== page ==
When told that Jayapal believes a social spending “framework” is not enough to stage the infrastructure vote, Pelosi was terse.
“Well, I think it is,” she said.
“It’s not enough for me. And there are more of us,” first-term Rep. Cori Bush (D-Mo.) replied to Pelosi in a tweet.
The back and forth highlights the latest hurdle facing Democratic leaders as they race to unite their feuding factions behind the social spending package in order to get Biden’s agenda to his desk.
Outstanding disagreements between liberals and moderates over a Medicare expansion, paid family leave benefits and climate initiatives have all prolonged the debate and threatened to alienate one faction or another, jeopardizing Biden’s top domestic priority. Jayapal, for one, said it could take a week to iron out those differences. And other liberals also indicated that a deal is not imminent, placing the blame on the intransigence of the centrist Senate holdouts.
“We’re getting closer, but the Senate needs to start saying yes or no on issues and stop f—ing talking,” said Rep. Jimmy Gomez (D-Calif.). “They assume that we’re going to pass the BIF without getting an agreement [on the bigger benefits bill]. They’re sorely mistaken.”
The Senate has already passed the $1.2 trillion infrastructure package with overwhelming bipartisan support: The bill sailed through the Senate in August by a vote of 69-30. But House liberals have blocked the measure in the lower chamber since then.
During a closed-door meeting of House Democrats on Tuesday morning, Pelosi implored her rank-and-file members to compromise and “embrace” an emerging deal on Biden’s roughly $2 trillion social spending and climate change package — even though its size and scope was far less than the $3.5 trillion progressives had hoped to achieve.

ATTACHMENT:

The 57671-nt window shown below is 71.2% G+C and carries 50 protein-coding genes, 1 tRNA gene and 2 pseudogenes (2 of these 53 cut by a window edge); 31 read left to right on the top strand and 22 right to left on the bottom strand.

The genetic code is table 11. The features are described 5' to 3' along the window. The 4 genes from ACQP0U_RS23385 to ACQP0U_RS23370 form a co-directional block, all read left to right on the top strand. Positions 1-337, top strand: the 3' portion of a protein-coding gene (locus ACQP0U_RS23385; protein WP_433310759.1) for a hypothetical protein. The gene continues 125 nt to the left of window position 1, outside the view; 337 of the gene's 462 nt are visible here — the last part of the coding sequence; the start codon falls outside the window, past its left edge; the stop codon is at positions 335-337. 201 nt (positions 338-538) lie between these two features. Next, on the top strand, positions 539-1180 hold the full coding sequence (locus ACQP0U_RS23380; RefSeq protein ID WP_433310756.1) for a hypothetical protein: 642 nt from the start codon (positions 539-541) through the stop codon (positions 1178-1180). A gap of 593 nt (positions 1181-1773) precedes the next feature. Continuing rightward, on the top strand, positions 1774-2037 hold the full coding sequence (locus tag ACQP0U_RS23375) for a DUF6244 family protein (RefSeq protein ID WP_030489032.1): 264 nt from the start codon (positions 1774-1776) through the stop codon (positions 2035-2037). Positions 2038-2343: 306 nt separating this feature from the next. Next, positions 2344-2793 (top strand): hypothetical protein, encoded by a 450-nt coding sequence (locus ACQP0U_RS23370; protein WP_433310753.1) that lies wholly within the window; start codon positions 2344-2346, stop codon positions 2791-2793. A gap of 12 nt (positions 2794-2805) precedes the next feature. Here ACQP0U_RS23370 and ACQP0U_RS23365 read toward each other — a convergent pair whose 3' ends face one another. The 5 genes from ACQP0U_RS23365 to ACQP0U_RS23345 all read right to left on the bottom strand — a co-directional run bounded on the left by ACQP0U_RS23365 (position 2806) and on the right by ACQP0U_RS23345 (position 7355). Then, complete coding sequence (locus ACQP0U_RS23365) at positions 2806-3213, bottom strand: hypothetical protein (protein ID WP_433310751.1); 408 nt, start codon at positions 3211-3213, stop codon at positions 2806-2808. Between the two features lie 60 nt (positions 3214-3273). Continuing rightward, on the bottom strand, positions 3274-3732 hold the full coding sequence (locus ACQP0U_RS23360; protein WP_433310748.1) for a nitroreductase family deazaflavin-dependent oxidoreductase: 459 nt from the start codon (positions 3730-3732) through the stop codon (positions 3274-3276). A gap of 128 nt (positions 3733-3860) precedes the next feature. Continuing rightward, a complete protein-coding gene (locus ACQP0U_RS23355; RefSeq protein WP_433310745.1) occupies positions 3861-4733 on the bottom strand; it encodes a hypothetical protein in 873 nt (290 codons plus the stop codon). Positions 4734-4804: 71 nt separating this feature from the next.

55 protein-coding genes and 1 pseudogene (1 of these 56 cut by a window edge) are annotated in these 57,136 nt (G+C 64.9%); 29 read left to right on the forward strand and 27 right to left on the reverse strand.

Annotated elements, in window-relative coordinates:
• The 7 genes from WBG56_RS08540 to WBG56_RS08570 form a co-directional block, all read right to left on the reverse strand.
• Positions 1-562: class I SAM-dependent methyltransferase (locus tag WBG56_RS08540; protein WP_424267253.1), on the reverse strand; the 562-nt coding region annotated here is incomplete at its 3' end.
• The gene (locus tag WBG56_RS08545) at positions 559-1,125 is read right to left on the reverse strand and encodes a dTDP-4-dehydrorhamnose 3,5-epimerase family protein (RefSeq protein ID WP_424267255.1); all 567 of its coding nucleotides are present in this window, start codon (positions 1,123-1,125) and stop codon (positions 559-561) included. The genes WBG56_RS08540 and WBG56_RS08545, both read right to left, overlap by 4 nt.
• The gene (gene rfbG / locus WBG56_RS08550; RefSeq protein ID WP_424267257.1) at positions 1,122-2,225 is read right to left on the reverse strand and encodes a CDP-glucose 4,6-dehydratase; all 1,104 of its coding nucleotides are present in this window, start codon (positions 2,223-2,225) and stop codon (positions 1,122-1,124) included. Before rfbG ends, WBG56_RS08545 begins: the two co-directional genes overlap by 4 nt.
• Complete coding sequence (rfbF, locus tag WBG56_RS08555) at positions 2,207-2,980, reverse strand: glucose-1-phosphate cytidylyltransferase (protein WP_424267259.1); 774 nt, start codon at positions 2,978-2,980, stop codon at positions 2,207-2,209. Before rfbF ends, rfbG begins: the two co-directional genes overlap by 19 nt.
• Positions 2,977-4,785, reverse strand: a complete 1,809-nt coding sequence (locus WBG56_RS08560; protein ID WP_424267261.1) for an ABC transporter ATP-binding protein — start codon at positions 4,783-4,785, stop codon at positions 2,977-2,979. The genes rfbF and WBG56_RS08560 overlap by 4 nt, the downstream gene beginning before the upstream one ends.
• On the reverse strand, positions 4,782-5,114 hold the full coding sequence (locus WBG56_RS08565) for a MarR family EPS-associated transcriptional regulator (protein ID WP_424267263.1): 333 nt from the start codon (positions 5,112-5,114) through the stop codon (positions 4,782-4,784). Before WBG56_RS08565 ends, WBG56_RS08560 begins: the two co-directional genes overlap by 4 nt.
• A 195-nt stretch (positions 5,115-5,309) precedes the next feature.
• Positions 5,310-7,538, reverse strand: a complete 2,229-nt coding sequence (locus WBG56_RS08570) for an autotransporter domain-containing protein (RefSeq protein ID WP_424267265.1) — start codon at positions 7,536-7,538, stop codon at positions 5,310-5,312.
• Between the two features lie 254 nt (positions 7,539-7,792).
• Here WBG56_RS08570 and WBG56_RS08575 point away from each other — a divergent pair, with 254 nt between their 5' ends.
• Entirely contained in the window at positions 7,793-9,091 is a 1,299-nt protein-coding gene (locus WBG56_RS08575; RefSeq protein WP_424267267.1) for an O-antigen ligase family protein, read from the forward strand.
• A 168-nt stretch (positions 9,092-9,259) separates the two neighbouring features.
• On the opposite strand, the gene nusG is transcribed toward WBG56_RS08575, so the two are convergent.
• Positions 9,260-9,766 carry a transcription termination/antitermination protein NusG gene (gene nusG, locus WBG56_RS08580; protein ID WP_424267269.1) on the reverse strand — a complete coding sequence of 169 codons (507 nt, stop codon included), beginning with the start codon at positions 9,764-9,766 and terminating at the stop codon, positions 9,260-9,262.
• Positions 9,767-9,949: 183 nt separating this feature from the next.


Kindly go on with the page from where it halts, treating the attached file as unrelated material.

“We are on the verge of something major. Transformative, historic and bigger than anything else,” Pelosi told Democrats during the meeting, according to a source in the room.
“Embrace it for what it is,” she added. “No bill is everything. We cannot miss this opportunity.”
Progressive lawmakers said they were encouraged by Pelosi’s message, though they aren’t quite ready to back the infrastructure bill without much greater assurances that the “family” benefits bill contains their priorities and is a slam dunk in both chambers.
“I’m somewhat encouraged by something the Speaker just told us, which is that we wouldn’t be asked to vote on the BIF unless and until we have rock-solid assurance that the same reconciliation bill is going to pass the House and the Senate. And that it’s all locked down,” said Rep. Jared Huffman (D-Calif.).
“Now what that looks like, how it proceeds, I don’t think anyone knows yet,” he added. “But that’s reassuring that leadership understands that the votes and the politics and everything that prevented that [infrastructure] vote from going a few weeks ago, are still the same.”
The delay is frustrating those Democrats urging a quick vote on infrastructure — particularly those closest to next week’s gubernatorial races, who say the delay represents a lost opportunity to boost the party’s chances.
“It’s a mistake to allow this to languish,” said Connolly.
“Will it cost us the governor’s race? No,” he added. “But it [could] erode the argument that when we get the levers of power we use them for the public good.”